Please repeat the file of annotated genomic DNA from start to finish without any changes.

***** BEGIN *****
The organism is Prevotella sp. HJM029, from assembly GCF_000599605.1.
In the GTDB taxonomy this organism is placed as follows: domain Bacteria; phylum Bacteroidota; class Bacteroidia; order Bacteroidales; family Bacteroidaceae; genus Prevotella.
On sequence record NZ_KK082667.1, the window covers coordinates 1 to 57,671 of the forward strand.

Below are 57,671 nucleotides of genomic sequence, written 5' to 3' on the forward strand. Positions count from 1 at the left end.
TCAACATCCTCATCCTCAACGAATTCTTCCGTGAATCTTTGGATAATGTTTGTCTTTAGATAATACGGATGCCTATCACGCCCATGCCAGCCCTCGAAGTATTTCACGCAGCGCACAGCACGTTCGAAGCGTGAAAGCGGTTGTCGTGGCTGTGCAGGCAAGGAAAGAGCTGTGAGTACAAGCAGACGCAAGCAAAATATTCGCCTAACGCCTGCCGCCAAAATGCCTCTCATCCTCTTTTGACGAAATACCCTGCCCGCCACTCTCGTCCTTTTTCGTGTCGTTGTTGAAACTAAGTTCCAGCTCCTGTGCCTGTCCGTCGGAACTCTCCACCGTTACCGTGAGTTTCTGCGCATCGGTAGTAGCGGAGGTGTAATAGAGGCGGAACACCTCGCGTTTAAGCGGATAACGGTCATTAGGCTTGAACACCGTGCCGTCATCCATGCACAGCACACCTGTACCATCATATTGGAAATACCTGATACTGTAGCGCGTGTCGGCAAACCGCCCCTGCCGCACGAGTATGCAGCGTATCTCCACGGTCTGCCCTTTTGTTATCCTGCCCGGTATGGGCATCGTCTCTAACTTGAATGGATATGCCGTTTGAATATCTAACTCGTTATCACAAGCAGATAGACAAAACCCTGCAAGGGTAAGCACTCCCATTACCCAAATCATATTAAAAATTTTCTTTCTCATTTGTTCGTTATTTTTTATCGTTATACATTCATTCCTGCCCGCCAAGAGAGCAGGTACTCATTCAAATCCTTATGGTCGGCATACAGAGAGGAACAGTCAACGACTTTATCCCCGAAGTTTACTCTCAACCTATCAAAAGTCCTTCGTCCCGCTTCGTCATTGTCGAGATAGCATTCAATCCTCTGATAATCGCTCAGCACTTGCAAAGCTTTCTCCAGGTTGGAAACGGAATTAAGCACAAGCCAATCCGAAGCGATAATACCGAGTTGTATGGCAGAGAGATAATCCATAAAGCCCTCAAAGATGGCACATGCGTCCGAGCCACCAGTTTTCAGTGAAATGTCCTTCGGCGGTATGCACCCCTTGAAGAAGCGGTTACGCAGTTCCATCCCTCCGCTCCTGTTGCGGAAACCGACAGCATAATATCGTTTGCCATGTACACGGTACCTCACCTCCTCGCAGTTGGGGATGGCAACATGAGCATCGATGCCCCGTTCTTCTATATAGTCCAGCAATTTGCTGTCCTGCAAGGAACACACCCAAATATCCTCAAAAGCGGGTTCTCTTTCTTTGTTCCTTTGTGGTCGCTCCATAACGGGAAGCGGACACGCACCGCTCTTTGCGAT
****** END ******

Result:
The organism is Prevotella sp. HJM029, from assembly GCF_000599605.1.
In the GTDB taxonomy this organism is placed as follows: domain Bacteria; phylum Bacteroidota; class Bacteroidia; order Bacteroidales; family Bacteroidaceae; genus Prevotella.
On sequence record NZ_KK082667.1, the window covers coordinates 1 to 57,671 of the forward strand.

Below are 57,671 nucleotides of genomic sequence, written 5' to 3' on the forward strand. Positions count from 1 at the left end.
TCAACATCCTCATCCTCAACGAATTCTTCCGTGAATCTTTGGATAATGTTTGTCTTTAGATAATACGGATGCCTATCACGCCCATGCCAGCCCTCGAAGTATTTCACGCAGCGCACAGCACGTTCGAAGCGTGAAAGCGGTTGTCGTGGCTGTGCAGGCAAGGAAAGAGCTGTGAGTACAAGCAGACGCAAGCAAAATATTCGCCTAACGCCTGCCGCCAAAATGCCTCTCATCCTCTTTTGACGAAATACCCTGCCCGCCACTCTCGTCCTTTTTCGTGTCGTTGTTGAAACTAAGTTCCAGCTCCTGTGCCTGTCCGTCGGAACTCTCCACCGTTACCGTGAGTTTCTGCGCATCGGTAGTAGCGGAGGTGTAATAGAGGCGGAACACCTCGCGTTTAAGCGGATAACGGTCATTAGGCTTGAACACCGTGCCGTCATCCATGCACAGCACACCTGTACCATCATATTGGAAATACCTGATACTGTAGCGCGTGTCGGCAAACCGCCCCTGCCGCACGAGTATGCAGCGTATCTCCACGGTCTGCCCTTTTGTTATCCTGCCCGGTATGGGCATCGTCTCTAACTTGAATGGATATGCCGTTTGAATATCTAACTCGTTATCACAAGCAGATAGACAAAACCCTGCAAGGGTAAGCACTCCCATTACCCAAATCATATTAAAAATTTTCTTTCTCATTTGTTCGTTATTTTTTATCGTTATACATTCATTCCTGCCCGCCAAGAGAGCAGGTACTCATTCAAATCCTTATGGTCGGCATACAGAGAGGAACAGTCAACGACTTTATCCCCGAAGTTTACTCTCAACCTATCAAAAGTCCTTCGTCCCGCTTCGTCATTGTCGAGATAGCATTCAATCCTCTGATAATCGCTCAGCACTTGCAAAGCTTTCTCCAGGTTGGAAACGGAATTAAGCACAAGCCAATCCGAAGCGATAATACCGAGTTGTATGGCAGAGAGATAATCCATAAAGCCCTCAAAGATGGCACATGCGTCCGAGCCACCAGTTTTCAGTGAAATGTCCTTCGGCGGTATGCACCCCTTGAAGAAGCGGTTACGCAGTTCCATCCCTCCGCTCCTGTTGCGGAAACCGACAGCATAATATCGTTTGCCATGTACACGGTACCTCACCTCCTCGCAGTTGGGGATGGCAACATGAGCATCGATGCCCCGTTCTTCTATATAGTCCAGCAATTTGCTGTCCTGCAAGGAACACACCCAAATATCCTCAAAAGCGGGTTCTCTTTCTTTGTTCCTTTGTGGTCGCTCCATAACGGGAAGCGGACACGCACCGCTCTTTGCGAT